No. 21 in blue and No. 4 in white will be fun to watch, too.
But I have this strange feeling that the most meaningful action in Saturday’s Iron Bowl meltdown between top-ranked Alabama and No. 4 Auburn will involve No. 35 in blue and 88 in white.
No. 35 in blue is Auburn’s Jay Prosch, a fullback who will likely never carry the ball but will have a major say in how far Nos. 14 and 21, quarterback Nick Marshall and running back Tre Mason, carry it.
No. 88 in white is freshman tight end O.J. Howard, who matches tight end size with near-wide receiver speed and will find moments to match up with Auburn’s linebackers, the weakness of the Tigers’ defense.
Look for Prosch and Howard on the field Saturday night in Jordan-Hare Stadium.
Make yourself look away from Marshall and Mason and Alabama quarterback AJ McCarron and running back T.J. Yeldon long enough.
Prosch and Howard will be keys in Auburn’s bid for an upset and Alabama’s bid to prevent it.
Howard is a matchup problem for anybody, let alone Auburn linebackers Jake Holland and Casanova McKinzy. Both have gotten better, and so have backups Anthony Swain and Kris Frost, but none of them have had to cover the likes of Howard.
He’s 6-foot-6, 237 pounds of pure NFL salivation, and the slightest mistake in coverage can mean an explosive play or touchdown. That showed on Howard’s 52-yard touchdown catch and run in Alabama’s 38-17 victory over LSU.
Howard initially lined up next to right tackle Austin Shepherd, with LSU defensive end Jermauria Rasco over him. Howard then flexed out to slot width, the lone receiver to the right side, drawing coverage from LSU cornerback Jalen Mills.
At the snap, Alabama’s three receivers to the left side flowed short and to the right. So did tailback Kenyan Drake, coming out of the backfield and pulling LSU linebacker Lamin Barrow to Alabama’s right.
Howard went a few yards deeper than the other four Tide players in the pattern then cut left, against the flow of the play. Mills seemed to release him to the inside, expecting help from safety Ronald Martin, who had lined up deep and in the middle of the field.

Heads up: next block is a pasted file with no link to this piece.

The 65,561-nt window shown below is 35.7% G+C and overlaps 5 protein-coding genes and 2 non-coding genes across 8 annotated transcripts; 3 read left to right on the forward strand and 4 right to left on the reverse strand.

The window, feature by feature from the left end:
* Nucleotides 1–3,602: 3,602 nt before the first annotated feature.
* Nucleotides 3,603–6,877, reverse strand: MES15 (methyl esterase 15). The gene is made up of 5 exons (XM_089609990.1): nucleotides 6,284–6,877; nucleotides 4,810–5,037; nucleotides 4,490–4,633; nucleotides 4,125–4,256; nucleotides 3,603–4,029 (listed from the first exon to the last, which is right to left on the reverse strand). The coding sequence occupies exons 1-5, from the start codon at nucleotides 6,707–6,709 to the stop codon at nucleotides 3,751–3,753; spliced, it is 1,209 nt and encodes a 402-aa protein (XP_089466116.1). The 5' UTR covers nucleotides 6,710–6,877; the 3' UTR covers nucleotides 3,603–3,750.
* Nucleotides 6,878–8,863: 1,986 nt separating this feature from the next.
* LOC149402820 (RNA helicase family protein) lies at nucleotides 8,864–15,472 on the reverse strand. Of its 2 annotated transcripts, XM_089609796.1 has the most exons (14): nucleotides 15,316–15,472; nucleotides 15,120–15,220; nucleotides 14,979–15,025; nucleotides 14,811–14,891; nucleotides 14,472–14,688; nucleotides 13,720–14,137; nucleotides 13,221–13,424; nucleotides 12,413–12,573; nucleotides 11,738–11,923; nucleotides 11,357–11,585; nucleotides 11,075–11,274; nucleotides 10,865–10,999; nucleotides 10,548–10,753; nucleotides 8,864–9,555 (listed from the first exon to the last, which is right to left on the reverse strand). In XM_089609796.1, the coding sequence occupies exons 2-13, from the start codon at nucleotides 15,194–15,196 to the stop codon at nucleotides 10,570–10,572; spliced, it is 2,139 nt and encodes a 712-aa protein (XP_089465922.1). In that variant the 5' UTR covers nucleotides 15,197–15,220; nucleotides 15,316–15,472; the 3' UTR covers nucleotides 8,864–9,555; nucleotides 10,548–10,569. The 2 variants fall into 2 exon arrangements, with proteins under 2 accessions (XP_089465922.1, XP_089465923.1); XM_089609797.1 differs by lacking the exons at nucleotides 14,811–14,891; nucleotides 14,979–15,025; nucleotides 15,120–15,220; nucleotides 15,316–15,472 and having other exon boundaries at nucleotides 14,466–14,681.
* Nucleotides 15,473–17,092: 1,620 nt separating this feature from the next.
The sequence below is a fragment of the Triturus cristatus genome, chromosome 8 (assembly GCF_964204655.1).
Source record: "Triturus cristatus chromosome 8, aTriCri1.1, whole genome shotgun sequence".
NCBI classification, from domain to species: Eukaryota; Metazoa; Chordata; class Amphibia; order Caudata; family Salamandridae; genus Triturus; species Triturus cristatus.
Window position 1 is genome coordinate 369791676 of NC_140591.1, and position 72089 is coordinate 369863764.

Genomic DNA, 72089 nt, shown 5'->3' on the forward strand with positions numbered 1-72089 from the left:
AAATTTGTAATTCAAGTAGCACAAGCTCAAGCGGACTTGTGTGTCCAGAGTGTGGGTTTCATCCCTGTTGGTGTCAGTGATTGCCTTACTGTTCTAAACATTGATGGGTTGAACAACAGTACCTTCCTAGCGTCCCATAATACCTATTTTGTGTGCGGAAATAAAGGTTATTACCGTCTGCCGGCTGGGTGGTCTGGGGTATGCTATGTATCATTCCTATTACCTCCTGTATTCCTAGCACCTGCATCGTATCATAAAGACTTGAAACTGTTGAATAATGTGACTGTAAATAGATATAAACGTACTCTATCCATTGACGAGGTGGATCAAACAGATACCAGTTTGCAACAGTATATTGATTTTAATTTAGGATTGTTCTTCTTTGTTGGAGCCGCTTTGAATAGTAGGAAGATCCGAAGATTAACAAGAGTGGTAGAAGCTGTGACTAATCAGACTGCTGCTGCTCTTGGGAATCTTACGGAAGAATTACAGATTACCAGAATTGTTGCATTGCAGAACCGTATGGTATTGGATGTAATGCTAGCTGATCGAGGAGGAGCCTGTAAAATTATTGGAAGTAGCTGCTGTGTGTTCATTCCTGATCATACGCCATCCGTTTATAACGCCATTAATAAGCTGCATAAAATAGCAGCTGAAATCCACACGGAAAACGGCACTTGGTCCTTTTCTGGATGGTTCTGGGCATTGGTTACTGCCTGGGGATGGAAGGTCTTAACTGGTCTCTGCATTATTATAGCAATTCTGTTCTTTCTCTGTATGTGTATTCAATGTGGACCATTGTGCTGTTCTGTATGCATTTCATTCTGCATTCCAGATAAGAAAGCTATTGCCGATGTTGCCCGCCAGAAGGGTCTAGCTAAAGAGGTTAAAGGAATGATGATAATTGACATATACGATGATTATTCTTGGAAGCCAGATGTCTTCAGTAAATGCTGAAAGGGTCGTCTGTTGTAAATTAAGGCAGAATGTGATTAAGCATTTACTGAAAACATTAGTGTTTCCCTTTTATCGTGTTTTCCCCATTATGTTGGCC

By the time Howard caught McCarron’s quick pass, Martin had flowed one step too far to Howard’s side, effectively taking himself out of the play. Howard was by Martin before Martin could turn back and make a run at him.
Keep in mind, Howard went up against a cornerback and safety on that play. Imagine the damage he can do against linebackers.
Howard has caught 12 passes for 246 yards (20.5-yard average) and two touchdowns. He doesn’t need to catch a lot of passes to do his damage … just one for a big-play touchdown or third-down conversion.
It’ll be interesting to see how Auburn defensive coordinator Ellis Johnson accounts for him in the Tigers’ 4-2-5 scheme, as well as covering the other threats Alabama poses.
Prosch moved lots of people with the heart-warming story of how he transferred from Illinois and suffered Auburn’s 3-9 season of 2012 to be closer to his terminally ill mother.
He moves men on a football field with 258 pounds of muscle packed onto a 6-foot frame, and he keeps Auburn’s offense moving by clearing paths for Mason and Marshall.
If you’re watching the ball, you’ve missed him.
Prosch plays essentially the same H-back position Philip Lutzenkirchen played in Auburn coach Gus Malzahn’s offense. Whereas Lutzenkirchen was used a receiver who also blocks, Prosch is more of a pure blocker who catches a pass once every great while.
He has five catches for 95 yards and a touchdown, but, working in concert with Auburn’s veteran offensive line, he’s a big reason why the Tigers lead the SEC and rank second nationally in rushing offense.
Assuming Auburn’s offensive line can hold its own against Alabama’s three-man front and maybe pick off a linebacker or two, Prosch can seek out C.J. Mosley, Trey DePriest or any other linebacker still in position to make a play on Marshall or Mason in the read option.
If Auburn is running the ball well against the SEC’s top defense against the run (fourth nationally), assume that Prosch is having a good game.
Or just make a point to watch a good, selfless off-ball player do his thing.
Sports columnist Joe Medley: 256-235-3576, firstname.lastname@example.org. On Twitter @jmedley_star.